WASHINGTON — The Society of the Plastics Industry Inc. wants to launch a satellite television-based training program for processors, and is negotiating with state governments to raise the $1 million needed to start. The effort would build on a pilot project in South Carolina, and if it begins on schedule in the fall, processors would be able to get some training courses beamed via satellite to nearby technical schools or directly to the factory floor.
SPI is very close to agreements with a handful of states and is optimistic it will sign up enough to raise $1 million during two years, said Catherine Randazzo, vice president of strategic business initiatives for Washington-based SPI.
"Work-force development and finding and training and retraining workers is the most important issue to the plastics industry, particularly on processors and on the machinery side," said Rick Sturgis, southern regional manager in SPI's Greenville, S.C., office.
"By raising the efficiency and proficiency of the work force, which is what the intention of this program is, and shifting some of the high cost of training back to the states ... it should make our companies more competitive," Sturgis said.
The program likely would begin with 10 courses taught from the Polymer Center for Excellence in Charlotte, N.C., and is designed to help beef up what industry officials say is a shortage of good, plastics-specific training programs.
"There are not that many states who do a very good job at providing broad-based training support to the industry," Sturgis said. "I think state support of plastics-specific training has been less than what our members would desire."
He said states are interested in training, but industry has not often explained well what its needs are.
States would have to pay $150,000 to be eligible. SPI officials declined to identify what states they are talking with, but said they are targeting states with significant plastics industries.
SPI officials did say Ohio is very interested. Also, Plastics Pennsylvania, a state-based network of processors, decided in November to endorse the initiative and write a letter to Gov. Tom Ridge asking for financial support.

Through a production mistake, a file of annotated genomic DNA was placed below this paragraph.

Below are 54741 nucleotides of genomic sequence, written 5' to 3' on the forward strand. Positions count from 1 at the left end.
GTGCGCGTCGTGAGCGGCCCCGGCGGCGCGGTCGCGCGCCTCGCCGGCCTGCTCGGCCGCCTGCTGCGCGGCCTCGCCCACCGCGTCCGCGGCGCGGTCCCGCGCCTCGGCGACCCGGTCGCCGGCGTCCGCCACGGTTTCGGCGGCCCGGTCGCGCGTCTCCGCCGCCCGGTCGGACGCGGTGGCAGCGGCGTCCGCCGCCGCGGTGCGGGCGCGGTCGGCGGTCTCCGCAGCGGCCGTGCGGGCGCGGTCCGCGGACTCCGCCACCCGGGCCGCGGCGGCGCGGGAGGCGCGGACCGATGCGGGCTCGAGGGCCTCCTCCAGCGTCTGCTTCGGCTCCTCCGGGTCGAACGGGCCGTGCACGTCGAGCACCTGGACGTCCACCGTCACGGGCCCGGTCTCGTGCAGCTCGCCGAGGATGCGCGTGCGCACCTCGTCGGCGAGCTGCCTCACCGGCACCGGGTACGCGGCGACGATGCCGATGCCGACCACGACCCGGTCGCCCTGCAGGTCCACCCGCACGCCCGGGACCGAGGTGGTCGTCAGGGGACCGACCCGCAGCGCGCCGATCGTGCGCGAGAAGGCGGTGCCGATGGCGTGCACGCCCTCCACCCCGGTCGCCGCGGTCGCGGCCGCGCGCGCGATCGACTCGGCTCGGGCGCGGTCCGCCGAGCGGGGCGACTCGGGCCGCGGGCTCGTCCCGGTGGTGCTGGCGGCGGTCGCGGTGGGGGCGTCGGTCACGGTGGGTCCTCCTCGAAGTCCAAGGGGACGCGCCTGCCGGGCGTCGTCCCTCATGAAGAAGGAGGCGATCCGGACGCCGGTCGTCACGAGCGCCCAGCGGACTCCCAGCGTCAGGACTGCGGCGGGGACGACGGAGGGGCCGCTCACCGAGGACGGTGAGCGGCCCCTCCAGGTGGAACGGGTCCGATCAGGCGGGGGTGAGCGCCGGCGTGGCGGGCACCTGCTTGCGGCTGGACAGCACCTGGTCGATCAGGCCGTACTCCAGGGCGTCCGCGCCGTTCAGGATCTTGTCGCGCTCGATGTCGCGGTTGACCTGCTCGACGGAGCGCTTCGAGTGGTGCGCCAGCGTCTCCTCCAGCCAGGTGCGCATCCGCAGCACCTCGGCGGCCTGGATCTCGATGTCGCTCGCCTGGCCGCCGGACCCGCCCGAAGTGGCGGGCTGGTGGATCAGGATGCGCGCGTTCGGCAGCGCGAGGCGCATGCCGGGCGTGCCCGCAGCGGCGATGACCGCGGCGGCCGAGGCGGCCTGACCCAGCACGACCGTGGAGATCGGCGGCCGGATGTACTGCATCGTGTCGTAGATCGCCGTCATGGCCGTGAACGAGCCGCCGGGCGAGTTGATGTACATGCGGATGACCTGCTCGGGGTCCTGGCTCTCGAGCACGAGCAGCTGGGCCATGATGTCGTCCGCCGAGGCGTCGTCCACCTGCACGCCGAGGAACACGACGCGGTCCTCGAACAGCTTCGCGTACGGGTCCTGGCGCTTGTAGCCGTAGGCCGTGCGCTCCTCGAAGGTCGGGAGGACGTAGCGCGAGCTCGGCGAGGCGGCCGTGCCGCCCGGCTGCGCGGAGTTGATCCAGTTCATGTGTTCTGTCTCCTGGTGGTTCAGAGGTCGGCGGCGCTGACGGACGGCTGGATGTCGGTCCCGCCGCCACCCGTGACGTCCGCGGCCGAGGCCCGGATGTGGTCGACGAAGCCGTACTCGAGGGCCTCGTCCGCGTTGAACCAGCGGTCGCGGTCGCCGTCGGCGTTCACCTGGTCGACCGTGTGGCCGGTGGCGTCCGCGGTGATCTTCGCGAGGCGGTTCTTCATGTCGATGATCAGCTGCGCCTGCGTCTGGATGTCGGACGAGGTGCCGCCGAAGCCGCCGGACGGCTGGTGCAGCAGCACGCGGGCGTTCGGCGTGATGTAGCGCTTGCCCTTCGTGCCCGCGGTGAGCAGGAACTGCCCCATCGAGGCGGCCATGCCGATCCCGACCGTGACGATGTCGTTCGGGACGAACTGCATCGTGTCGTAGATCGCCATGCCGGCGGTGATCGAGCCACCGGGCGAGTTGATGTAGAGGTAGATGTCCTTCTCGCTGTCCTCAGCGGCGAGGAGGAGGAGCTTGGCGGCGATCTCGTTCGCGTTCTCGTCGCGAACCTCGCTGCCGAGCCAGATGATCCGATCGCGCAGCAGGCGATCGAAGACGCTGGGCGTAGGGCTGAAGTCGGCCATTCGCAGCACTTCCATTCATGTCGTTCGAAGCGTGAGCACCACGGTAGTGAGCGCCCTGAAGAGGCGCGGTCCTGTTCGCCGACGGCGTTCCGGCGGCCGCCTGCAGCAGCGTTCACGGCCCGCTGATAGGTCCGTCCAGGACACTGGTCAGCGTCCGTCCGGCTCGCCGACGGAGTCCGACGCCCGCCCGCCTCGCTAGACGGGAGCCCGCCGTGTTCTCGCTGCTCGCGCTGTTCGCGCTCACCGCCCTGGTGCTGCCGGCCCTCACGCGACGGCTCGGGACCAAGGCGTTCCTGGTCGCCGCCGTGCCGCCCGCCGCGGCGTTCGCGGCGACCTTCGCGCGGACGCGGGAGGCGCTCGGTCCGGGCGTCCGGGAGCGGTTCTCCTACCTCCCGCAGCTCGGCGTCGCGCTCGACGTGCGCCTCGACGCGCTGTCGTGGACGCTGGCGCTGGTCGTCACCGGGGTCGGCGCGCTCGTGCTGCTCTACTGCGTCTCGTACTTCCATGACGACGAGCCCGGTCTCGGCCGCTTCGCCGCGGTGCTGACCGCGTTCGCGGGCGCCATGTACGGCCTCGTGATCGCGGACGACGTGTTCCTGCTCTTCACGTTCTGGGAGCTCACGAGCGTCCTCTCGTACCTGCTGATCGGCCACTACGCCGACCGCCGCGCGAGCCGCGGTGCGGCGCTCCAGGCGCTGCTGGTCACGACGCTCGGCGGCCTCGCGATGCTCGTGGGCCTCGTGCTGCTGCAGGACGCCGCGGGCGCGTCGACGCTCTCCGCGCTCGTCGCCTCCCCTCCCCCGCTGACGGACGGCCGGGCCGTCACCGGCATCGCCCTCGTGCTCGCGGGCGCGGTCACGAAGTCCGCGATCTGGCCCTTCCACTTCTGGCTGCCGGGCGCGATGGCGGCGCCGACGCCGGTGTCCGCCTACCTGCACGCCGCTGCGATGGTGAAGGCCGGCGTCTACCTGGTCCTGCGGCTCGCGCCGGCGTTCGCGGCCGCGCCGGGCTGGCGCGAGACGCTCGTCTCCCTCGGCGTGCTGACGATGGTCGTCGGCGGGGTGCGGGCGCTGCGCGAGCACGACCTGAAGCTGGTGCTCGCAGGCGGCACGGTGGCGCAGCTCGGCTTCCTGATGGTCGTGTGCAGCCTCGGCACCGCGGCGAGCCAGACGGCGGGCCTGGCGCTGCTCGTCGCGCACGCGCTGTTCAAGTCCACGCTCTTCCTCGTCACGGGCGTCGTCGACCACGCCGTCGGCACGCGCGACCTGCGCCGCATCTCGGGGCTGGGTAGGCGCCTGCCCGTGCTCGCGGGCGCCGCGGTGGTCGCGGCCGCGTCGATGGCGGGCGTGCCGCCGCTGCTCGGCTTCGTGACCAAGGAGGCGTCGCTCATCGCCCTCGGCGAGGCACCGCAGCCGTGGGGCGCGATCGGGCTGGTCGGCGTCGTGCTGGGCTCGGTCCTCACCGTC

The $1 million is needed to develop more content, pay TV production costs, pay instructors and hire staff, Randazzo said.
Sturgis helped develop the South Carolina pilot effort.
"Where the states have struggled in the past is obviously in most cases they don't have the staff available to teach these courses," he said. "This allows them to get into the plastics training business without having expertise on staff."
Initially, all of the courses will be taught by the Polymer Center for Excellence, but more content providers will be added, Randazzo said. Each state that pays into the program will get two seats on a board of directors — one for industry and one for government.
The courses will be transmitted by the South Carolina Educational Television's BusinessLink service on its spare satellite space. Eventually the effort may utilize the Internet.
Initial courses will not be entry level, but will focus on building additional skills in injection molding, extrusion, blow molding and safety. Over time, SPI would like to broaden the program to train operators, technicians and mold makers, Randazzo said. For now, the group plans a second pilot class on basic injection molding in January at three companies and at nine technical schools in Florida and South Carolina.
SPI is talking with schools in Minnesota, Ohio, Georgia and several other states about participating in the pilot.
Costs have not been worked out, but SPI officials estimated it will cost $3,500-$5,000 for a company to put in a satellite dish. The January pilot will cost $175 per student.
SPI also plans to hire another staffer to oversee its work-force development efforts, Randazzo said. SPI's work-force efforts include worker certification and orientation programs.
The satellite effort's Internet site is www.plasticslearning.org.